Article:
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BTD Forums  /  Cook Right 4 Your Type  /  Soup recipes
Posted by: mhameline, Wednesday, October 4, 2006, 8:09pm
I am really wanting to try and make some compliant soups.  

Any ideas that would be good for me and my B hubby?  
Posted by: Lola, Wednesday, October 4, 2006, 8:34pm; Reply: 1
check the recibase index for ideas! )

bone broths or fish broths are always great when you make vegetable soups, etc, as a base.
Posted by: Brighid45, Wednesday, October 4, 2006, 9:41pm; Reply: 2
I'll toot my bloggy horn :) and suggest you check my archive entry on soup stocks to start off. Stocks are really not hard to make, and they are much better for you than bouillon or even the packaged/canned organic stuff. I make my own beef stock and keep it in the fridge with a thick layer of fat on the top, which seals it and keeps it fresh longer. This method is known as 'potting' and is an ancient method of keeping meats fresh even back before refrigeration came into the picture.

At any rate, start with a good stock (if packaged or canned is easier for you, that's fine) and add in whatever you think would taste good. For example, let's say I want to make a beef vegetable soup. I rummage through the fridge and cupboard and come up with beef stock, leftover pot roast, some carrots cooked with the roast, raw onion and sweet potato, some fresh kale and garlic, and some green beans left over from a dinner a couple of days ago.

First off, I'd chop the pot roast in small equal-sized cubes and set it aside. I'd put the beef stock in a large pot and begin to heat it up gently. (Always use lower heat with soup--you don't want to boil it, only simmer, or the tastes will go flat or actually turn bad.) I'd finely chop the onion, mince the garlic and sautee both in a little olive oil in a skillet until the onion is translucent. I'd add a little stock to the pan slowly to deglaze it, then pour the result into the cooking pot. Next I would peel the sweet potato and chop it into small pieces, then add it to the stock.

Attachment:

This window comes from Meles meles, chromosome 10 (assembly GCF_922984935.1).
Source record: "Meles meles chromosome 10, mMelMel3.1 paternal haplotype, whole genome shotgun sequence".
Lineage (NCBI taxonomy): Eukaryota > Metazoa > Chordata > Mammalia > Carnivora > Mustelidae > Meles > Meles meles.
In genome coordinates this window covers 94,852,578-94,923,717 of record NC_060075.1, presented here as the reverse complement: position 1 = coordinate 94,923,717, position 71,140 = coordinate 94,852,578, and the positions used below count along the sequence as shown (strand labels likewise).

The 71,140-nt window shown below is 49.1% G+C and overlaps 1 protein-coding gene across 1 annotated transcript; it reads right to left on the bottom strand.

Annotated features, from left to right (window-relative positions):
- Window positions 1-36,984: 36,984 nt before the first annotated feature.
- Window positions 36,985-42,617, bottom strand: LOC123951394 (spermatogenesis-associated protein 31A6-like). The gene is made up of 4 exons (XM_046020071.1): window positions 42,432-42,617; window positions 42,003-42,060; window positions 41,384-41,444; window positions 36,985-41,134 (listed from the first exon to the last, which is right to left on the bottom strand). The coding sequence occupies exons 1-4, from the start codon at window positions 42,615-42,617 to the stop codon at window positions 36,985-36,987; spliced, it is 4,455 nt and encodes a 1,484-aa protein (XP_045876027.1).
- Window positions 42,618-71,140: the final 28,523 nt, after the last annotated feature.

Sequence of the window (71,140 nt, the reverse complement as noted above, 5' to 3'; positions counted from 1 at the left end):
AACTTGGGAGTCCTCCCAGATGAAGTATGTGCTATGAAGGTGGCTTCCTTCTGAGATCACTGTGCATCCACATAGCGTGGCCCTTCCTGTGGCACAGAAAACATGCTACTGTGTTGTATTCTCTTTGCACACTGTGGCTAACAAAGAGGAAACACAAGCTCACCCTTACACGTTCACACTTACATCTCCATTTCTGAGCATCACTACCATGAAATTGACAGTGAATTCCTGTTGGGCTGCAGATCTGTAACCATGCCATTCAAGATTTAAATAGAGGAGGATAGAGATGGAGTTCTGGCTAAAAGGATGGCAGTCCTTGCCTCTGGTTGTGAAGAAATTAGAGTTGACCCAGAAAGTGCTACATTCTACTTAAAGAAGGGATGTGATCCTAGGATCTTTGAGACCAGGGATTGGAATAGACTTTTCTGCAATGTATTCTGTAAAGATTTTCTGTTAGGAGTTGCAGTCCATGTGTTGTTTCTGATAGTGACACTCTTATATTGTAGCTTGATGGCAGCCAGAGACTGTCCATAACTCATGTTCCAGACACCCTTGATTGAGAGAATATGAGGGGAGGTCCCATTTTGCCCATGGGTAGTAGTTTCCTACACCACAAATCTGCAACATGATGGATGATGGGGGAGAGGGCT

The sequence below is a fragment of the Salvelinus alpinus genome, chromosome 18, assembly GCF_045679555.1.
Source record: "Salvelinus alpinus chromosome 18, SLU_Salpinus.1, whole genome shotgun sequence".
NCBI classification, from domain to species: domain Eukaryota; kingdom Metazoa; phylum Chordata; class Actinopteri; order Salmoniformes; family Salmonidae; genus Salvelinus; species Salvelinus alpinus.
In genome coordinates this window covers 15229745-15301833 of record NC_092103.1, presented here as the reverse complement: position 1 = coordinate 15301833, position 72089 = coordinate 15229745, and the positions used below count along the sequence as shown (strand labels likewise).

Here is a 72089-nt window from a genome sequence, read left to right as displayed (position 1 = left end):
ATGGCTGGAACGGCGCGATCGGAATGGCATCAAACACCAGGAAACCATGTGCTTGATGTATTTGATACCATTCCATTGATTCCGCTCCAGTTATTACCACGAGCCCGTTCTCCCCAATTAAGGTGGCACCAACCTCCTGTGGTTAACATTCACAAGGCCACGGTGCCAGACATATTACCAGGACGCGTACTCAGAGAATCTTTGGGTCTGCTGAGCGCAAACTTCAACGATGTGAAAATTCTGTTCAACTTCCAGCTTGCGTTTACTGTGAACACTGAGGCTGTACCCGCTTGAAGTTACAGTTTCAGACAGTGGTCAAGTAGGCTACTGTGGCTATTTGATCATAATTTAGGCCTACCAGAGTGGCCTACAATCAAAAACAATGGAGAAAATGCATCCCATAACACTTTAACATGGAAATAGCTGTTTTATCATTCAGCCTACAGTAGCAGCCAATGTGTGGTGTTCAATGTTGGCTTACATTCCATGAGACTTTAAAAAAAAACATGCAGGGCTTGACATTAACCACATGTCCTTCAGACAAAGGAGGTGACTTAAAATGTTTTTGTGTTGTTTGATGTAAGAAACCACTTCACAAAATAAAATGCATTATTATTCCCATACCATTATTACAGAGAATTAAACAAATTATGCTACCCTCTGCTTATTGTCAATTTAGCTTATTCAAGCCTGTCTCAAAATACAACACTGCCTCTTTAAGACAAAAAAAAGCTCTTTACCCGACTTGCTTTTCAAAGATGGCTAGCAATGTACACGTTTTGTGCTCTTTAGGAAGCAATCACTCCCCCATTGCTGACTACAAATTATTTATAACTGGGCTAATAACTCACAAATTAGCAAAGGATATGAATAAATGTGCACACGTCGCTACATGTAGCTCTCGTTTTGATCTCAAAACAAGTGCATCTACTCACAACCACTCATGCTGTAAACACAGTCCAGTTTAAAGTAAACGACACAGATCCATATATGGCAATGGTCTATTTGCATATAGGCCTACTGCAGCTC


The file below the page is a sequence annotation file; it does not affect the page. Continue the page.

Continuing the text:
When to add the kale is up to you. I like it wilted but not completely cooked through, so I add it toward the end of the cooking time. If you like it more done, then add it now. You can chiffonade the kale (fold it up and make cuts straight across so the greens are cut in long ribbons), then chop it a bit, or tear it from the stems and chop the pieces if you like.

Simmer the stock over gentle heat, stirring occasionally, until the sweet potato pieces are cooked through and soft--about 30 minutes. Then add in the chopped pot roast, chopped cooked carrots, and green beans. Heat all the ingredients through for another 15-20 minutes or so, stirring occasionally so the flavors meld; serve hot.

You could add canned diced tomatoes, chopped turnips or parsnips, peas, mushrooms, even rice or spelt noodles for a somewhat heartier soup. If you decide to add collards, I'd suggest putting them in at the beginning of the cooking time as they get sweeter and tastier with longer cooking.

For turkey soup, I suggest using dark meat. It's more flavorful and mellows beautifully as the soup simmers. If you can't make your own turkey stock or none is available in the store, try vegetable broth or stock instead.

Start with finely chopped onion and some chopped celery sauteed in olive oil added to turkey stock. (A little minced garlic is good here too, especially if you're making soup for someone who is ill.) Add some carrots, either sliced in thin 'coins' or chopped into small cubes. Simmer very gently in the turkey stock until the carrots are tender. Then add in lots of cooked chopped dark meat and, if you like, rice or spelt noodles. I like to use bean threads rather than a grain-based noodle. They make a wonderfully light but filling soup, and the slippery threads are easy on sore throats.